A Co Down sandwich company has won a major contract to supply up to 80 local Boots shops and a coffee maker in Lisburn is gaining new customers in early wins of the Irish Sea border era.
Warrenpoint's Deli-Lites' deal with the chain extends an agreement it has with Boots in the Republic of Ireland.
A local meat processor has also indicated it is in tentative talks with UK multiples expected to opt for Northern Irish suppliers in light of a possible ban on importing chilled meats following the end of a six-month grace period.
Deli-Lites chief executive Brian Reid said that the new deal would be worth around £2m over three years.
"It's a good piece of business and there probably are a few others to come," he added.
"We've supplied Boots for four years in the South. They would have been bringing in sandwiches from Great Britain, but they've decided to support local."
His company employs 230 people.
The Northern Ireland Protocol, part of Boris Johnson's EU deal, means that checks must take place on food products of animal origin moving from Great Britain to Northern Ireland.
That adds costs, though Northern Ireland companies may be able to step in if firms on the other side of the Irish Sea no longer wish to ship here.
Pure Roast Coffee in Lisburn said it had picked up about 30 customers from online rivals that have indicated they will no longer ship across the Irish Sea.
The business sources its own beans to make coffee bags and coffee pods.
Sales executive Adam Hewitt said demand from consumers was growing.
One Co Down buyer of Nestle's Dolce Gusto pods said he had been informed that deliveries to "Ireland" had been suspended indefinitely. "This is a minor issue but significant in the sense that it's an example of how Brexit is adversely impacting on life here," he added.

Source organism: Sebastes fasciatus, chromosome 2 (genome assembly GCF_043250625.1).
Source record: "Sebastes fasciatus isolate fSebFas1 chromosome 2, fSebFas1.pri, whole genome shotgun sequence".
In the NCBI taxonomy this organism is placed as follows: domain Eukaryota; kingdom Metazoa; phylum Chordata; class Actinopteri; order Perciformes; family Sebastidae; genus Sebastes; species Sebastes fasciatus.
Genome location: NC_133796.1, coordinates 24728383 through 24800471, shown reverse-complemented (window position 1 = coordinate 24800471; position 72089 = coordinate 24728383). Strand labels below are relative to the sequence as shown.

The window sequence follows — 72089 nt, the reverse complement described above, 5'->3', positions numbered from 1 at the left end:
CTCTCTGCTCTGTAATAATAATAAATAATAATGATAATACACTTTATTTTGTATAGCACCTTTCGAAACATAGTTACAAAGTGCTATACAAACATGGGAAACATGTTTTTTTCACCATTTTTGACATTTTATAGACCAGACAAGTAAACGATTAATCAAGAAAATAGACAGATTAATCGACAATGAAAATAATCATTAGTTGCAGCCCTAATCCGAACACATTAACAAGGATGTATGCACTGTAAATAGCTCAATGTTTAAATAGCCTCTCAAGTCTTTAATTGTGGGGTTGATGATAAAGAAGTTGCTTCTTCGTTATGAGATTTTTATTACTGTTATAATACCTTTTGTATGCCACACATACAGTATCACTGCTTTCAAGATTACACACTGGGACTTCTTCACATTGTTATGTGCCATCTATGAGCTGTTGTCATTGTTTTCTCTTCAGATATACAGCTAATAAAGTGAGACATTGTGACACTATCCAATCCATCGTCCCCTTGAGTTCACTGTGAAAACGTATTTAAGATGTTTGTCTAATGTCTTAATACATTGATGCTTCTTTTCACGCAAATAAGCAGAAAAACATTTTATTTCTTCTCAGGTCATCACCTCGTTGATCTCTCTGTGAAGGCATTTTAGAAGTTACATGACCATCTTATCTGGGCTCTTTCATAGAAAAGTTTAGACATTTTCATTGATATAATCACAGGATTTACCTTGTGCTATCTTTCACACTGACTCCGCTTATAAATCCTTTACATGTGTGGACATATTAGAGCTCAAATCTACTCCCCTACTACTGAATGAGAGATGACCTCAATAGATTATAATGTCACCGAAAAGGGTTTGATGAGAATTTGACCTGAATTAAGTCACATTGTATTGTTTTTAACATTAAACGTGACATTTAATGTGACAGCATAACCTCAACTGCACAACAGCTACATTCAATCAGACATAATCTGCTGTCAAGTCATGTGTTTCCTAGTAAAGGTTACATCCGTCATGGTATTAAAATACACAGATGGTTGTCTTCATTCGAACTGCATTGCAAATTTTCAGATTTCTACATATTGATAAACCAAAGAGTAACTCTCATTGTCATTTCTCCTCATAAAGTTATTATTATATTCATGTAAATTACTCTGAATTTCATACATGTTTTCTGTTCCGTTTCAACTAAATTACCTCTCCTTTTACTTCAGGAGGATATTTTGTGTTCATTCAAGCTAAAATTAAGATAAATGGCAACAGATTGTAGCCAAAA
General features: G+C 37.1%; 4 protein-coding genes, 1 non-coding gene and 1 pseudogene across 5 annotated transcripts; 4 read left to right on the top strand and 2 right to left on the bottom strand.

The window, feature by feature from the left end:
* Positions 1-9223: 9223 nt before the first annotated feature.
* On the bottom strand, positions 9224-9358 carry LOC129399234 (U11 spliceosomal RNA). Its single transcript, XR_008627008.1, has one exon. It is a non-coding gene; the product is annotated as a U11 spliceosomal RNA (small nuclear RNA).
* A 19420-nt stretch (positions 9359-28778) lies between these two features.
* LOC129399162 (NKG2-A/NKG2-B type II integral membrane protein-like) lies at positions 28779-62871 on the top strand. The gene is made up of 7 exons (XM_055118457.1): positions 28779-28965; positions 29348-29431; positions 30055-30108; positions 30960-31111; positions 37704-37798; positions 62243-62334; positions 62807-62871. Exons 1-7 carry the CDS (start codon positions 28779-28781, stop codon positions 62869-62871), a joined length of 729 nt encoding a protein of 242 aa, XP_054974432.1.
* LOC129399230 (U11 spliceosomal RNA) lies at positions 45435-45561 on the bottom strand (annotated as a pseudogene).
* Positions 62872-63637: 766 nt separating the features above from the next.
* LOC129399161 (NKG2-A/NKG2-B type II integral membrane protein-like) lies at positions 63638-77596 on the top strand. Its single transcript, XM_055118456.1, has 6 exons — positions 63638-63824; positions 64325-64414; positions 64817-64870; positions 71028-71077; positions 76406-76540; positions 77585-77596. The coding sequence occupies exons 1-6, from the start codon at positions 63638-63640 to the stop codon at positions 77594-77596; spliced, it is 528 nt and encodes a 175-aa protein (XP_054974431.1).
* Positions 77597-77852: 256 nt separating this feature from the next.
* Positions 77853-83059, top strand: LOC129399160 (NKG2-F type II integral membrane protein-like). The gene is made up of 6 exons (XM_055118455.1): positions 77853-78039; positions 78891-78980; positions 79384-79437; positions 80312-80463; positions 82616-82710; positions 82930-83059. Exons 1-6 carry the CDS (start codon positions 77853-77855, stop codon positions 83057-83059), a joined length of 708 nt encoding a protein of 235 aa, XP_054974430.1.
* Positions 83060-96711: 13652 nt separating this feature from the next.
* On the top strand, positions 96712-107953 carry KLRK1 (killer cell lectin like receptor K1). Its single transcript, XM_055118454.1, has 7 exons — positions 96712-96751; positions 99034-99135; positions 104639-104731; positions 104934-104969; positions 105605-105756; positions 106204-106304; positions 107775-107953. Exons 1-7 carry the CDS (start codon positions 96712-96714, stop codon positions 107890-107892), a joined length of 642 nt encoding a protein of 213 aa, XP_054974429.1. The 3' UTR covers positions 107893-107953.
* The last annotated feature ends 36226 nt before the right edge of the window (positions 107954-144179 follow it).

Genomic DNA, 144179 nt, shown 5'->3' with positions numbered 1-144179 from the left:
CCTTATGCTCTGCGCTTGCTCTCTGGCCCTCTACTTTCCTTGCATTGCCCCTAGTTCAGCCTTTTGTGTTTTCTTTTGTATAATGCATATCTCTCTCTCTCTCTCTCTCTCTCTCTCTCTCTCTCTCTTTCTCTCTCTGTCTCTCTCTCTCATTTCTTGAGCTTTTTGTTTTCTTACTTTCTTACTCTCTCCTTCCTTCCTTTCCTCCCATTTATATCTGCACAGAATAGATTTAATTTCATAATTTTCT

Dolce Gusto did not reply to a request for comment.
Mr Hewitt said: "We have noticed quite an up-tick on our website for business here and we're buying a lot more machinery to enable us to go for the consumer and home market.
"There are a lot of opportunities for companies in Northern Ireland. The demand is there. This week about 20 to 30 customers who used to get their coffee online have come across to us."
Michael Bell, executive director of the NI Food and Drink Federation, said it was too early to tell whether or not Northern Ireland would emerge better off from the protocol.
He insisted we would not know the long-term rules until after the grace period expired and stressed that continued access to the Great Britain market was essential. "We are in something of a false dawn at the minute as there are a number of derogations in place to allow things to work," he added.
He said trade in food and drink on the Irish Sea had been sustainable up until now because lorries carrying materials from Great Britain could return with Northern Ireland produce.
But he also claimed that if the Northern Ireland market become less attractive for Great Britain, there would be fewer lorries - removing a route to market.
"We sell three-and-a-half times to four times as much food in Great Britain as we do at home. We may be having small wins in the home market but there may yet be a significant loss in Great Britain," Mr Bell explained.